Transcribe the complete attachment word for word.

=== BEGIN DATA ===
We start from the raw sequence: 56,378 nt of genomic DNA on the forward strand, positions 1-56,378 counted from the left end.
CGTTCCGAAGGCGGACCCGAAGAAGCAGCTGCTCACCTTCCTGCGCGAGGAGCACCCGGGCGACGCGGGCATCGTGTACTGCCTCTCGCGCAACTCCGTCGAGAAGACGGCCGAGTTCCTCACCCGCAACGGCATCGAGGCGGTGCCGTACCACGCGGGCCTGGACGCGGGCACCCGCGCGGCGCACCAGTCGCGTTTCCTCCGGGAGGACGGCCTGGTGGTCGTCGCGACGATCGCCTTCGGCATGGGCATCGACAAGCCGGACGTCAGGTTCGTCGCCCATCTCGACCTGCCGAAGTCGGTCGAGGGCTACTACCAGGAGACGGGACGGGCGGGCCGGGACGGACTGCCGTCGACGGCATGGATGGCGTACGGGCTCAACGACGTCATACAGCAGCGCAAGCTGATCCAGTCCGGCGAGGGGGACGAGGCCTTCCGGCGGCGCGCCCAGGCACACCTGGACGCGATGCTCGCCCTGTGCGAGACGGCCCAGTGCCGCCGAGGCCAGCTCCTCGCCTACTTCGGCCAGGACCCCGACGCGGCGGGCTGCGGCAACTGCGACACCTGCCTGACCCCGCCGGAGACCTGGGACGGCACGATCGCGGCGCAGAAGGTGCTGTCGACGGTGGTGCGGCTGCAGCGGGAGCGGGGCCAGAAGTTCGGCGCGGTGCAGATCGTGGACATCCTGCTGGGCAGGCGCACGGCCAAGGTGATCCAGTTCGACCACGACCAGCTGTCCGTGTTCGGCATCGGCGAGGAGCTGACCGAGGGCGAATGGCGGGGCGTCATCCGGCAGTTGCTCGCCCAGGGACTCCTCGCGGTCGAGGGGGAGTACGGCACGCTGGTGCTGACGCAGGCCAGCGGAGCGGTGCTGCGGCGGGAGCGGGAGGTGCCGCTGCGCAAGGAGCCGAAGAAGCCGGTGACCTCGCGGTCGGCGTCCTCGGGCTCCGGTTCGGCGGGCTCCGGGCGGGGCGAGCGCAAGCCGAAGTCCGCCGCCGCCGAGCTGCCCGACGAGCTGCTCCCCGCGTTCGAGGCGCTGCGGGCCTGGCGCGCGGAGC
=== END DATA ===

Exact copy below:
We start from the raw sequence: 56,378 nt of genomic DNA on the forward strand, positions 1-56,378 counted from the left end.
CGTTCCGAAGGCGGACCCGAAGAAGCAGCTGCTCACCTTCCTGCGCGAGGAGCACCCGGGCGACGCGGGCATCGTGTACTGCCTCTCGCGCAACTCCGTCGAGAAGACGGCCGAGTTCCTCACCCGCAACGGCATCGAGGCGGTGCCGTACCACGCGGGCCTGGACGCGGGCACCCGCGCGGCGCACCAGTCGCGTTTCCTCCGGGAGGACGGCCTGGTGGTCGTCGCGACGATCGCCTTCGGCATGGGCATCGACAAGCCGGACGTCAGGTTCGTCGCCCATCTCGACCTGCCGAAGTCGGTCGAGGGCTACTACCAGGAGACGGGACGGGCGGGCCGGGACGGACTGCCGTCGACGGCATGGATGGCGTACGGGCTCAACGACGTCATACAGCAGCGCAAGCTGATCCAGTCCGGCGAGGGGGACGAGGCCTTCCGGCGGCGCGCCCAGGCACACCTGGACGCGATGCTCGCCCTGTGCGAGACGGCCCAGTGCCGCCGAGGCCAGCTCCTCGCCTACTTCGGCCAGGACCCCGACGCGGCGGGCTGCGGCAACTGCGACACCTGCCTGACCCCGCCGGAGACCTGGGACGGCACGATCGCGGCGCAGAAGGTGCTGTCGACGGTGGTGCGGCTGCAGCGGGAGCGGGGCCAGAAGTTCGGCGCGGTGCAGATCGTGGACATCCTGCTGGGCAGGCGCACGGCCAAGGTGATCCAGTTCGACCACGACCAGCTGTCCGTGTTCGGCATCGGCGAGGAGCTGACCGAGGGCGAATGGCGGGGCGTCATCCGGCAGTTGCTCGCCCAGGGACTCCTCGCGGTCGAGGGGGAGTACGGCACGCTGGTGCTGACGCAGGCCAGCGGAGCGGTGCTGCGGCGGGAGCGGGAGGTGCCGCTGCGCAAGGAGCCGAAGAAGCCGGTGACCTCGCGGTCGGCGTCCTCGGGCTCCGGTTCGGCGGGCTCCGGGCGGGGCGAGCGCAAGCCGAAGTCCGCCGCCGCCGAGCTGCCCGACGAGCTGCTCCCCGCGTTCGAGGCGCTGCGGGCCTGGCGCGCGGAGC